The “Standard Plan” meets only the minimum requirements of the scheme, but must provide 12 “basic protections,” including room and board, miscellaneous expenses, attending doctor’s visit, specialist, intensive care, surgeon, anesthetist’s fee, operating theatre charges, prescribed diagnostic imaging tests, prescribed non-surgical cancer treatment, pre- and post-confinement/day case procedure, and psychiatric treatments.
The annual benefit limit for each policy year must be HK$420,000 or above.
👉🏼If you want to learn more about the coverage of the Standard Plan, refer to this.
The “Flexi Plan” is a plan made based on the Standard Plan and offers better protection items and higher benefit limits. It includes Supplementary Major Medical (SMM), rehabilitative care, post-confinement daily home nursing, hospital companion bed, outpatient kidney dialysis,
accident and emergency outpatient treatments, and more. For example, the annual benefit limit for a general ward can be as high as HK$600,000 to over HK$1 million.
In recent years, many companies have launched “high-end VHIS” plans, which provide even greater protection to consumers and have deductibles, with benefit amounts reaching millions of dollars.
👉🏼If you want to learn more about the coverage of the Flexi Plan, refer to this page.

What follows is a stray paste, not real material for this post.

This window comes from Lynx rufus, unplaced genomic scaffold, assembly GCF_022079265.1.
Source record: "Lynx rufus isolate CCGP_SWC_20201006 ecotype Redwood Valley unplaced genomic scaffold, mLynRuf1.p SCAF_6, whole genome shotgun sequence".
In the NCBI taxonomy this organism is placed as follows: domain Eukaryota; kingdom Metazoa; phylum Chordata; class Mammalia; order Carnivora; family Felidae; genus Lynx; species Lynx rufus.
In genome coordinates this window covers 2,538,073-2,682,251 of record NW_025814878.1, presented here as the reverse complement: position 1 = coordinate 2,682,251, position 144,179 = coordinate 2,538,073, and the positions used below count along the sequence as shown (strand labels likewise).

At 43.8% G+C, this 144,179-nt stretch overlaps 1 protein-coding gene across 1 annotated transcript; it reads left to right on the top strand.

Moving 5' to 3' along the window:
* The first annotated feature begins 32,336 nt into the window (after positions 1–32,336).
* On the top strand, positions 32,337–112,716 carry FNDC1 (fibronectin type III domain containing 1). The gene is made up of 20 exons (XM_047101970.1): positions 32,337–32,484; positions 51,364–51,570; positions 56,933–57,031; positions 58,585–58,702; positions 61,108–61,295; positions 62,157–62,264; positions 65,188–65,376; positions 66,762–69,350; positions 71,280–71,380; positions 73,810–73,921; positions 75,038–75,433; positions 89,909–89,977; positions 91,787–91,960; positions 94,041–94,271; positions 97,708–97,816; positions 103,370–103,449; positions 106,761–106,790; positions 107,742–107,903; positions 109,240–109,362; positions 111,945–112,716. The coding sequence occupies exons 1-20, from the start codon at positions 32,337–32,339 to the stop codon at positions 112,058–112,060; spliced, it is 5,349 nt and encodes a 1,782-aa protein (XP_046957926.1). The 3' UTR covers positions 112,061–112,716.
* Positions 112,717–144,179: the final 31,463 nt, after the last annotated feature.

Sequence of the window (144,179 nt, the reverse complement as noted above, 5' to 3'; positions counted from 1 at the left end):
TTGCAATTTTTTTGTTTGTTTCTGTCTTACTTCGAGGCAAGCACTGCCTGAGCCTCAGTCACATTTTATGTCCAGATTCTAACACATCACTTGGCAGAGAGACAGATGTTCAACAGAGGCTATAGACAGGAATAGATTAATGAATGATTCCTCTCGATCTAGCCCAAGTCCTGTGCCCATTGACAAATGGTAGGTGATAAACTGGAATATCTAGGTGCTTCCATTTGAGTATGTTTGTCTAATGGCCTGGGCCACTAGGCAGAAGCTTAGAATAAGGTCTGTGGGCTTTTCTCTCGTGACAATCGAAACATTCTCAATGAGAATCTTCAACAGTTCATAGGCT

👉🏼If you want to learn more about the coverage of high-end VHIS, you can refer to this page.
Who needs personal medical insurance?
Generally, anyone who values their health and wants access to private and quality medical treatment should consider purchasing personal medical insurance or hospitalization insurance.
With the rapid advancement of medical technology, illnesses such as cancer that were once considered incurable may now be treated effectively with new therapies, but at a high cost. Medical insurance can provide a financial protection net to help cover these costs.
When considering whether to purchase medical insurance, there are two key points to consider:
1. Do you already have a group medical insurance policy through your employer?
If so, review the coverage and benefits to see if it meets your current needs. If it doesn’t, you may want to consider purchasing a personal medical insurance. We recommend purchasing a high-end medical insurance as a Top-up coverage.
If you don’t have one, consider buying one. If not, you will lose all the protection if you leave your current employer.
2. Aside from premiums and coverage, also consider your current health status and any potential health risks.
If you have a family history of certain illnesses or have a higher risk of developing certain health conditions, it may be beneficial to purchase medical insurance sooner rather than later to avoid any potential exclusions or premium loadings.